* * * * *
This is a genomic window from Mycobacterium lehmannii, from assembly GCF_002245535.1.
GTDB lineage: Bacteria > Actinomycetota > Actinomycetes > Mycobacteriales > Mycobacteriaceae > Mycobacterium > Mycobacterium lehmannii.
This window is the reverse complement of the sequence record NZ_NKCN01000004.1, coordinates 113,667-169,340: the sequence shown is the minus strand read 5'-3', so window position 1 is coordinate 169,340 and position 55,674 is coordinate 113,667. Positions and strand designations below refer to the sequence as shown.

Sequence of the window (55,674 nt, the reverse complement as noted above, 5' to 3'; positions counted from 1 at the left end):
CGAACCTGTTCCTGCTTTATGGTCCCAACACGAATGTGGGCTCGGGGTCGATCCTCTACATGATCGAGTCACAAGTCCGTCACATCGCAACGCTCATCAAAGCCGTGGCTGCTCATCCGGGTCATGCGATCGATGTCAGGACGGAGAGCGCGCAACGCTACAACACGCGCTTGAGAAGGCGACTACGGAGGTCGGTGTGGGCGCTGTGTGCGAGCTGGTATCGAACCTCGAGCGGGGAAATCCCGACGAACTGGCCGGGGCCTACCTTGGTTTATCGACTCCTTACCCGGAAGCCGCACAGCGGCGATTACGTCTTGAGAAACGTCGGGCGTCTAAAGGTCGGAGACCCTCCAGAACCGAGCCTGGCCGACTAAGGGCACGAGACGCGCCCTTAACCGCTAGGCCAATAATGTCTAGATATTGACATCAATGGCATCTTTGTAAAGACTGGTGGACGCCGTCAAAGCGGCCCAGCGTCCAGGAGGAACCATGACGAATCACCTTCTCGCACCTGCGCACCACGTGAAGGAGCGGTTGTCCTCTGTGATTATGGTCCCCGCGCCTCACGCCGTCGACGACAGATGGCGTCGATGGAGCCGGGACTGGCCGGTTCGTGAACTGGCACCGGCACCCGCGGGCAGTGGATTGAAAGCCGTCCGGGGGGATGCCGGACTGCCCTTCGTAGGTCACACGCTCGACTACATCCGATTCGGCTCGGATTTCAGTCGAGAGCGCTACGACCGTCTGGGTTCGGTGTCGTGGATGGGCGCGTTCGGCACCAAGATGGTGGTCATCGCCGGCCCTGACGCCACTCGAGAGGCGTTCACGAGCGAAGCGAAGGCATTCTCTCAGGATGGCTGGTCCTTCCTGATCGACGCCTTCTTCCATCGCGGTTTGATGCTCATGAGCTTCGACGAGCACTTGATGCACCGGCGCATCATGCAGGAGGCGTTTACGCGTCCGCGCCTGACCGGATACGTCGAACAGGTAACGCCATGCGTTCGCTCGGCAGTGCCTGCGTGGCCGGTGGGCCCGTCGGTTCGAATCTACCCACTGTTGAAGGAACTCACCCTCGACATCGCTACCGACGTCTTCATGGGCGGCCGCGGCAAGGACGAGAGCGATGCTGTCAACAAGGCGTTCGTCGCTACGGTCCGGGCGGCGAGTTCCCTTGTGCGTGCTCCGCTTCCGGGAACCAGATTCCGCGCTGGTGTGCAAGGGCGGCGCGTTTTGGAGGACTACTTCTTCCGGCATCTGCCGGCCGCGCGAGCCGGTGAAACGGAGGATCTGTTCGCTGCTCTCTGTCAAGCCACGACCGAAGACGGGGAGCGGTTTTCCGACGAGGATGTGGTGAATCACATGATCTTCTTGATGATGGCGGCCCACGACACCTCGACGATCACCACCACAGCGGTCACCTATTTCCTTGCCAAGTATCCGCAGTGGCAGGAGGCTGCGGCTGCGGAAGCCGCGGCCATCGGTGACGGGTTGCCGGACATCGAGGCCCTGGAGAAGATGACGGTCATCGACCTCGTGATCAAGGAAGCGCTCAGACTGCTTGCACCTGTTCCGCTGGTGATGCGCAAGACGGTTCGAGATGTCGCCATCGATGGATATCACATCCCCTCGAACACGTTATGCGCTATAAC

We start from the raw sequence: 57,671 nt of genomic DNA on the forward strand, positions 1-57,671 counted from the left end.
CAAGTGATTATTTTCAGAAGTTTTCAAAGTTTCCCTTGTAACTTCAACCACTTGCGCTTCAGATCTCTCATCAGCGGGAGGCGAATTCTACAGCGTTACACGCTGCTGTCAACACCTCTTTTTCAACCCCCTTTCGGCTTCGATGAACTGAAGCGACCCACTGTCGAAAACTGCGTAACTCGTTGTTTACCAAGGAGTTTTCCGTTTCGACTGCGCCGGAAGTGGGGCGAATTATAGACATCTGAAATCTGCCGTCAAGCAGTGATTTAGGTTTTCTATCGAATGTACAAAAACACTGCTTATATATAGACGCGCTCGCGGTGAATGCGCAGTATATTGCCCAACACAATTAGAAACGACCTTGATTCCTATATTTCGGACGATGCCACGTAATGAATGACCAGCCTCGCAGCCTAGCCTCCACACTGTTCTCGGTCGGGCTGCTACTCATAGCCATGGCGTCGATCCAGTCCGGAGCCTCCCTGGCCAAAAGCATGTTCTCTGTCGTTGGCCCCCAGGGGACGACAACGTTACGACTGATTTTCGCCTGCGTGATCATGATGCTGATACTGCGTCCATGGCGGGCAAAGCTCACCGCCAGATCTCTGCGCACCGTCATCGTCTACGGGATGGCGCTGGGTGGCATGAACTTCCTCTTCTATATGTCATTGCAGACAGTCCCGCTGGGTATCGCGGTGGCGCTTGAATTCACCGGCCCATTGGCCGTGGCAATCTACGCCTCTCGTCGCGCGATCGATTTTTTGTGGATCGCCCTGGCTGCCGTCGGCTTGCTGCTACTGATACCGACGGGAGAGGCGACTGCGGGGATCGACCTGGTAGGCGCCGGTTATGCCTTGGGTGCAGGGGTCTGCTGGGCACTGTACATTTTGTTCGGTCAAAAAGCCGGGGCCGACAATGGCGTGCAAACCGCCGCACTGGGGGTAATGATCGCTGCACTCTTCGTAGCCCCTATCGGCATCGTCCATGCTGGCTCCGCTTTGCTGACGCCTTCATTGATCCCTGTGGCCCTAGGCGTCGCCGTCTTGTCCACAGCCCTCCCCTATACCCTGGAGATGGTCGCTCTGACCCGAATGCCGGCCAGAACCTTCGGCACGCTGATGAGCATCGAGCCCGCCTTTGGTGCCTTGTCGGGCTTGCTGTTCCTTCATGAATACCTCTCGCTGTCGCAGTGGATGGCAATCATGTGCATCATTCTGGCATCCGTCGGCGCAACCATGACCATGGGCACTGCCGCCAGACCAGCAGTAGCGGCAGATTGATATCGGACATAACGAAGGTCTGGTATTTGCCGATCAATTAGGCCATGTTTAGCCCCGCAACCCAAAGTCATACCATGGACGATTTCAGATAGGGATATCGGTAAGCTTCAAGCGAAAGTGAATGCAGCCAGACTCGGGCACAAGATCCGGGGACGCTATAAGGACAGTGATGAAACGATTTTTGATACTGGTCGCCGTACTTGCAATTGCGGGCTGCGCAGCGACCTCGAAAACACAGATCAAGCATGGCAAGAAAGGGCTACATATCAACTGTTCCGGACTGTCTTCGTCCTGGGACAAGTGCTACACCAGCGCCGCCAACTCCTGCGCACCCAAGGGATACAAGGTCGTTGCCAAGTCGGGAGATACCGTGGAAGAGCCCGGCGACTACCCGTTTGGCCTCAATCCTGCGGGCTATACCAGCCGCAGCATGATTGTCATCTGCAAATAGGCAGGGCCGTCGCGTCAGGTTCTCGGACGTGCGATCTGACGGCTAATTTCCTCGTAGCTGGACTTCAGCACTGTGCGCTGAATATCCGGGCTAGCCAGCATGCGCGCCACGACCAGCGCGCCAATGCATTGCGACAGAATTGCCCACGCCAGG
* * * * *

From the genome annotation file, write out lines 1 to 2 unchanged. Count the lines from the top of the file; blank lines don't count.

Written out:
This is a genomic window from Mycobacterium lehmannii, from assembly GCF_002245535.1.
GTDB lineage: Bacteria > Actinomycetota > Actinomycetes > Mycobacteriales > Mycobacteriaceae > Mycobacterium > Mycobacterium lehmannii.